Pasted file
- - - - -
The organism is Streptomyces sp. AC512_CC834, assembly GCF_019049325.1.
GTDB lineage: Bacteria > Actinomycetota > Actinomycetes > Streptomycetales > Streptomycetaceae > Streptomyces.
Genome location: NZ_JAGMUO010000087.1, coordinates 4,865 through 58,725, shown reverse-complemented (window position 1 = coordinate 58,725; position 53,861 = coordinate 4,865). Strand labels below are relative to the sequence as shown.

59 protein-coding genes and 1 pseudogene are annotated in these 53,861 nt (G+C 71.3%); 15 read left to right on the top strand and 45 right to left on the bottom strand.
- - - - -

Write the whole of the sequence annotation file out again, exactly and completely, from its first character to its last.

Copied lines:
The organism is Streptomyces sp. AC512_CC834, assembly GCF_019049325.1.
GTDB lineage: Bacteria > Actinomycetota > Actinomycetes > Streptomycetales > Streptomycetaceae > Streptomyces.
Genome location: NZ_JAGMUO010000087.1, coordinates 4,865 through 58,725, shown reverse-complemented (window position 1 = coordinate 58,725; position 53,861 = coordinate 4,865). Strand labels below are relative to the sequence as shown.

59 protein-coding genes and 1 pseudogene are annotated in these 53,861 nt (G+C 71.3%); 15 read left to right on the top strand and 45 right to left on the bottom strand.